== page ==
XtinaDC X End Overdose Collaboration

Written and published by X

Recently, XtinaDC chose to collaborate with a nonprofit called "End Overdose" in hopes to spread awareness. I’ve talked about this subject before, but at the time I didn’t have half the knowledge I have now. I want to spread my knowledge and ideals on what I personally think we as a society should be doing, then I'll talk more about my collaboration with "End Overdose". Before I start, I want everyone to know that I’m well aware that this movement of “legalizing drugs” may sound extremely radical and offensive at first, especially without knowing the complexity of the matter. So please, keep reading until the end before you judge this movement. You might save a life. I've lost a loved one to addiction, and want to do everything in my power to help those who are suffering. Narcan and testing strips can be found on my website and you will be led to theirs! Go to SHOP+ then click on END OVERDOSE, just pay shipping and nothing else. All sources can be found at the end of this article.

The sad reality

“Provisional data from CDC’s National Center for Health Statistics indicate that there were an estimated 100,306 drug overdose deaths in the United States during 12-month period ending in April 2021, an increase of 28.5% from the 78,056 deaths during the same period the year before.” (CDC/National Center for Health Statistics) The rate of overdoses are going up, and the pandemic is not stopping any time soon, so what can we do about this problem? Before I go on, I want to let everyone know why you should care, even if you haven’t been affected by a loved one becoming a part of this statistic.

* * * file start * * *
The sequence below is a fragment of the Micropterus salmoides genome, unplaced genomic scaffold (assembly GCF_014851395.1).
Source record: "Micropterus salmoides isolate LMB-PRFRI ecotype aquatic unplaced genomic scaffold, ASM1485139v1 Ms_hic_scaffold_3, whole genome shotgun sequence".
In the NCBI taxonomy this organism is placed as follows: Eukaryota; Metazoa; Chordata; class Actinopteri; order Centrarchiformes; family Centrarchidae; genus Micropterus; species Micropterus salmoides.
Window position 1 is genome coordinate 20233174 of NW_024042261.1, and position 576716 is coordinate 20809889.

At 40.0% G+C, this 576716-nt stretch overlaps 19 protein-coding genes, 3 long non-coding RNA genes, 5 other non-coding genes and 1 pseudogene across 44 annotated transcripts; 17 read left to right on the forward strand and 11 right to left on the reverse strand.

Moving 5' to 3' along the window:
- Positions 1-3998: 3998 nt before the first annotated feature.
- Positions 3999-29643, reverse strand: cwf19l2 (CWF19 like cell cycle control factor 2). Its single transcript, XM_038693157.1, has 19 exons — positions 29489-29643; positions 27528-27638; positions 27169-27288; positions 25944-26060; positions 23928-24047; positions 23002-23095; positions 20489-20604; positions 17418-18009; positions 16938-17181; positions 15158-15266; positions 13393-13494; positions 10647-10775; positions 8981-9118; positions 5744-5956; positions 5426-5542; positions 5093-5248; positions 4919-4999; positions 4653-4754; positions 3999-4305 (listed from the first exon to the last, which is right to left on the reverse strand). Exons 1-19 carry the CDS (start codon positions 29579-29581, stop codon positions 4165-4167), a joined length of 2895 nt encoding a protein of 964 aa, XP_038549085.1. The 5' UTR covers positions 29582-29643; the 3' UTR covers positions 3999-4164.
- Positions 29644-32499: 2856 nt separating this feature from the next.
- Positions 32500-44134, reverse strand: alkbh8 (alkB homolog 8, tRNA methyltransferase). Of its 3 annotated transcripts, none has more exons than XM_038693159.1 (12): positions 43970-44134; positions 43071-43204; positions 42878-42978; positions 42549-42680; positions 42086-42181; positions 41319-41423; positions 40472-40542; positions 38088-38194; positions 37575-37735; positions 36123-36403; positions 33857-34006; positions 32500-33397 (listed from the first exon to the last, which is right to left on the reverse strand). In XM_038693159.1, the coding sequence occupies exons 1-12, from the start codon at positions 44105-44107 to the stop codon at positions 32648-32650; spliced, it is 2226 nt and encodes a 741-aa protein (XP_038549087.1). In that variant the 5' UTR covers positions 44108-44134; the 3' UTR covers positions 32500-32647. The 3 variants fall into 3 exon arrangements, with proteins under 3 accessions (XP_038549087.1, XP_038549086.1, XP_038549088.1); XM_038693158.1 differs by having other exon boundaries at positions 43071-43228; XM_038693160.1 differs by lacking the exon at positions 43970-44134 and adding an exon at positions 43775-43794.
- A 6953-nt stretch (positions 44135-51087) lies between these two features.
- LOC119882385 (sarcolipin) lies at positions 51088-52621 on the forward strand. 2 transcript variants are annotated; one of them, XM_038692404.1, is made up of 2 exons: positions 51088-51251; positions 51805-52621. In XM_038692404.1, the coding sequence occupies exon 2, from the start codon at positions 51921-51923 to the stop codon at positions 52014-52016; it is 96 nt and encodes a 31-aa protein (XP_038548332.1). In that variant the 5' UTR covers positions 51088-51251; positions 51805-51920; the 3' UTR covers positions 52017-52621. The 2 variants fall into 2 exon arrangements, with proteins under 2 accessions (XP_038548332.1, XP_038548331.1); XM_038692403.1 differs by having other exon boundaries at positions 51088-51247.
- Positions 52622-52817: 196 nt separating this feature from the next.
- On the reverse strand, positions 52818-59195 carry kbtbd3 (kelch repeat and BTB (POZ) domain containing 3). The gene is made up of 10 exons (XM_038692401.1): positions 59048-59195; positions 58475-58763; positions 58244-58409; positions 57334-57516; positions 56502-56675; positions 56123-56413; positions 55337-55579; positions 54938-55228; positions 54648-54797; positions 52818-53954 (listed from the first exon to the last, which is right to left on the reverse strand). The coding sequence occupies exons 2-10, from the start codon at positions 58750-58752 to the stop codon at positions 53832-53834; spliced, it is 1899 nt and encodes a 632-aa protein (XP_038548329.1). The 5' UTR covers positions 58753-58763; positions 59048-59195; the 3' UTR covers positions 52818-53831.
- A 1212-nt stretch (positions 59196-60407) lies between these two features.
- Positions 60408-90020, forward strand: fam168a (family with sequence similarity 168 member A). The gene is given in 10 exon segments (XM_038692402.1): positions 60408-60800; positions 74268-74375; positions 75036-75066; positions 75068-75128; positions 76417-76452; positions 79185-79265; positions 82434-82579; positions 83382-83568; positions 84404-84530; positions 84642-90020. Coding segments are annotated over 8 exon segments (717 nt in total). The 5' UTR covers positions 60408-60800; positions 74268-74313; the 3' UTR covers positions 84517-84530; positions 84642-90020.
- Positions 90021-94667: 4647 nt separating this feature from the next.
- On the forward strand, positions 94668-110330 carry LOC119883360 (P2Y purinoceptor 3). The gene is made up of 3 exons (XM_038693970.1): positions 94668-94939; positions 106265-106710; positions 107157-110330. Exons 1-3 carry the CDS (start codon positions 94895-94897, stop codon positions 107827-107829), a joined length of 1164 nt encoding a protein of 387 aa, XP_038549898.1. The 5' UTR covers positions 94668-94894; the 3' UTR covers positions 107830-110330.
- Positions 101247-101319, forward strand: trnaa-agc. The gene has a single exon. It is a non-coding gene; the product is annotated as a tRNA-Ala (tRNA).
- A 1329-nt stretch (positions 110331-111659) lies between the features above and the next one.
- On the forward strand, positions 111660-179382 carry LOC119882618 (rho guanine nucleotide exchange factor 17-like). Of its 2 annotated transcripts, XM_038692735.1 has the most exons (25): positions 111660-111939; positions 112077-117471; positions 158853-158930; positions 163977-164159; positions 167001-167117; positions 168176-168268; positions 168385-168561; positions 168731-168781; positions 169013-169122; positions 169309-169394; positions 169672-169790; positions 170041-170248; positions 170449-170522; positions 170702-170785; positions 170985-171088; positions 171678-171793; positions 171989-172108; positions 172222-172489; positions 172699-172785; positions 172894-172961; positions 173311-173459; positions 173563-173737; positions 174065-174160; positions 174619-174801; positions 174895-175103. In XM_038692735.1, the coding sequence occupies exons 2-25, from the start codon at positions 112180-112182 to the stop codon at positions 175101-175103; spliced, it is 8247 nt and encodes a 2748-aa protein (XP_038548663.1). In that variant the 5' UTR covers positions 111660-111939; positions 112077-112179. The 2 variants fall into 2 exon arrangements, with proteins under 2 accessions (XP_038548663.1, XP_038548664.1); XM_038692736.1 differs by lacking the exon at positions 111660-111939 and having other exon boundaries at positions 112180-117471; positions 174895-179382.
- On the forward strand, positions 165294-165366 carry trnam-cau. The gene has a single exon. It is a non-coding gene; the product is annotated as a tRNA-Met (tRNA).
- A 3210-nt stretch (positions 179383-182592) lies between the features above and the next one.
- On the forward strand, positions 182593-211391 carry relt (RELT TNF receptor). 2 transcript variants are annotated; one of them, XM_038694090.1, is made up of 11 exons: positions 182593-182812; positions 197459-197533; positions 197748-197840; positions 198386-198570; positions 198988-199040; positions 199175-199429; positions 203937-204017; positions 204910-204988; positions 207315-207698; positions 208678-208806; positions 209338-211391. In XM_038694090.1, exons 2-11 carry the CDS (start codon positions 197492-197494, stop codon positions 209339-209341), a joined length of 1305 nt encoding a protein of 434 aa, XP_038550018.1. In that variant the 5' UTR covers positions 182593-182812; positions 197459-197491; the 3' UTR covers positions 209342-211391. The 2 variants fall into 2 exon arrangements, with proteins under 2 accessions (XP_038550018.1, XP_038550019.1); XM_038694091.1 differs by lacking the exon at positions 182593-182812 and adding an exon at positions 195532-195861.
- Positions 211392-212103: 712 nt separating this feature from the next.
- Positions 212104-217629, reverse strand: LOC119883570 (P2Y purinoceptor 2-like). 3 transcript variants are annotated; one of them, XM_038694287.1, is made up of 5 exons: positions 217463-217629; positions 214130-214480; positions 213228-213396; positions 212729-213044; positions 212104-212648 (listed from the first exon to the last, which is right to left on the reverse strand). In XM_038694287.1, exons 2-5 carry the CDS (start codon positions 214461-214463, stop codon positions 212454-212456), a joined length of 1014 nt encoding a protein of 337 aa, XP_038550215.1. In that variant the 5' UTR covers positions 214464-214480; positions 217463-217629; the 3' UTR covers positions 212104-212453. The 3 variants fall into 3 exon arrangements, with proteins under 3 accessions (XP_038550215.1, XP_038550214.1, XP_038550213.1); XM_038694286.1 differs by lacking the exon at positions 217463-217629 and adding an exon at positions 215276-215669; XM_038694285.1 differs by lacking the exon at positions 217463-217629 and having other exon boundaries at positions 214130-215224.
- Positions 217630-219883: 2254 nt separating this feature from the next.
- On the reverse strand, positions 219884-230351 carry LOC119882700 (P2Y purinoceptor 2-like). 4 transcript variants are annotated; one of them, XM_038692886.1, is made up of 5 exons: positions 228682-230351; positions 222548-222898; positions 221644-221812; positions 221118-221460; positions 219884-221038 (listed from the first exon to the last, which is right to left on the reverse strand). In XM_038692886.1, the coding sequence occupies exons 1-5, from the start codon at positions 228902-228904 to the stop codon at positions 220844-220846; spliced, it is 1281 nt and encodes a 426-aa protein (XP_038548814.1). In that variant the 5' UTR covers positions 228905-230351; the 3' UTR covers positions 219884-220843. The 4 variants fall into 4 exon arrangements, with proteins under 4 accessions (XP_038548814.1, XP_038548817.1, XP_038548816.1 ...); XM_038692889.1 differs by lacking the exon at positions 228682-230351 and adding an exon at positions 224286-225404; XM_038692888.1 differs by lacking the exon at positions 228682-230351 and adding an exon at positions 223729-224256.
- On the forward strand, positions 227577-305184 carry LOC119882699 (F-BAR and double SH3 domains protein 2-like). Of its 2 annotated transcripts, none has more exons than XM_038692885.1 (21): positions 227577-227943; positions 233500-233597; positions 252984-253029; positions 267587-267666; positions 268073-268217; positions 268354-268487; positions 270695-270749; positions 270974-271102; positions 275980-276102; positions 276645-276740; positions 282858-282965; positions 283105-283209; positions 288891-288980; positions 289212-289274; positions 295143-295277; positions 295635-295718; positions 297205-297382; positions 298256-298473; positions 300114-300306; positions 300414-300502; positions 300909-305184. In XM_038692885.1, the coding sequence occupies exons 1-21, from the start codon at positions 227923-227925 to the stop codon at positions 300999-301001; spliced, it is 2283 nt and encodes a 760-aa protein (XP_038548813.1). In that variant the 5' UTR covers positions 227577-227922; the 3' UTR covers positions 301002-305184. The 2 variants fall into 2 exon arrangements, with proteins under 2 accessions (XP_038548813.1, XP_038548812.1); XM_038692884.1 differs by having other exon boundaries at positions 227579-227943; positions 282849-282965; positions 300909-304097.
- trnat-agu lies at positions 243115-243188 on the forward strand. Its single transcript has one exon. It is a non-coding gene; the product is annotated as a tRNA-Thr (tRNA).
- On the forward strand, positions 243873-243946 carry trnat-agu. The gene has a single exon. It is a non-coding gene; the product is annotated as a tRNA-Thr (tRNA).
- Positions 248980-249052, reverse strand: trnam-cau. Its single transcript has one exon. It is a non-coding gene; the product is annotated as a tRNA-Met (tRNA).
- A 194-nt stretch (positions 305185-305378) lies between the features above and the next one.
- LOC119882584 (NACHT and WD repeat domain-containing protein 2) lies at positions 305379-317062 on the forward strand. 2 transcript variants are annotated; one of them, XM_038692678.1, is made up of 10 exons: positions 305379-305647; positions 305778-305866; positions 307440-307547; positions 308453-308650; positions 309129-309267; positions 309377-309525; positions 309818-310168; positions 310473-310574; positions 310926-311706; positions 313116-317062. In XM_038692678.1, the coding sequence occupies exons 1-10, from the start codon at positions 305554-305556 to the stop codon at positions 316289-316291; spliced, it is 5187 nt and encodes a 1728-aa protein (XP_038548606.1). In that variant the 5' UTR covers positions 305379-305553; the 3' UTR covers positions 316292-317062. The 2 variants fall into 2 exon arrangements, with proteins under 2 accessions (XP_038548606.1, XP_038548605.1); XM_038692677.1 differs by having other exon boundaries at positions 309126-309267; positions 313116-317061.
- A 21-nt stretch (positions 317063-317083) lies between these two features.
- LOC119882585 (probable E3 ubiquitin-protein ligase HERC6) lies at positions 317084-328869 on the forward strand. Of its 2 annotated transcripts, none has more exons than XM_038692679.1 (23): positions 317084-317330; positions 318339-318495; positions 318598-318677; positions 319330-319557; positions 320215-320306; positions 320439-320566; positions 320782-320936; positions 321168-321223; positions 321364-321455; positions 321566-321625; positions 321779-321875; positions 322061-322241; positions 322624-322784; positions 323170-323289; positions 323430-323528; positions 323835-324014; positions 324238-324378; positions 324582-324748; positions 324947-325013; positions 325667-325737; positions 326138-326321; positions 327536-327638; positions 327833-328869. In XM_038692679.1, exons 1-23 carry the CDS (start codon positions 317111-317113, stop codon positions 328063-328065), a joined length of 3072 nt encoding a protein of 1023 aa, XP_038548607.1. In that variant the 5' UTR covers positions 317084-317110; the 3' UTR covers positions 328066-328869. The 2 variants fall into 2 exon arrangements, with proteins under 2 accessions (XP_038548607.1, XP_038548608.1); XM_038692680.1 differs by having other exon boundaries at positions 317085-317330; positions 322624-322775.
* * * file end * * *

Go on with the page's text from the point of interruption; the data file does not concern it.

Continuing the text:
The stigma

There’s no denying the stigma around people who use and people with addictions. Many people say, “well they were the one that made the bad decision.” But fail to realize that they, themselves are also human with many flaws. Imagine someone said that about lying, gossiping, eating, stealing, tanning, dependency, shopping, or exercise. The truth is, you can get addicted to any of those things, and not all of them are even considered “bad”, they’re just things you can get addicted to. The human brain is complex, and we fall into habit more often than you’d think. One bad decision should not have you end up in a lifetime of pain, but unfortunately it can. So why is it that we have that stigma? Well one could argue that doing drugs is inherently bad because it can be bad for your mental, emotional, and physical health, but we as a society need to recognize and have the emotional intelligence to understand that many people grew up differently and have experienced completely different lives, so sometimes those things wouldn't cross their minds the first time they try something. Maybe they were convinced that their health shouldn't be taken that seriously, or that whatever they're trying wouldn't lead them down a bad path, because once isn't enough. But it can be enough. We need to start having more empathy for people because I promise you, no one goes into it thinking that they’ll endure a lifetime of addiction and pain. These are people who are worthy of getting help and that all starts with empathy and love. This is just one single viewpoint of this all. There are also things like peer pressure (this can come from friends, strangers, family or really anyone), prescriptions (prescriptions can be a gateway to more drugs too), grieving after a loss, stress, adrenaline, boredom, or just plain old curiosity like I talked about. We are human. We make mistakes. We also shouldn’t be comparing these instances. Do you think you’re better than someone just because they took something they were genuinely just curious about? Well you’re not.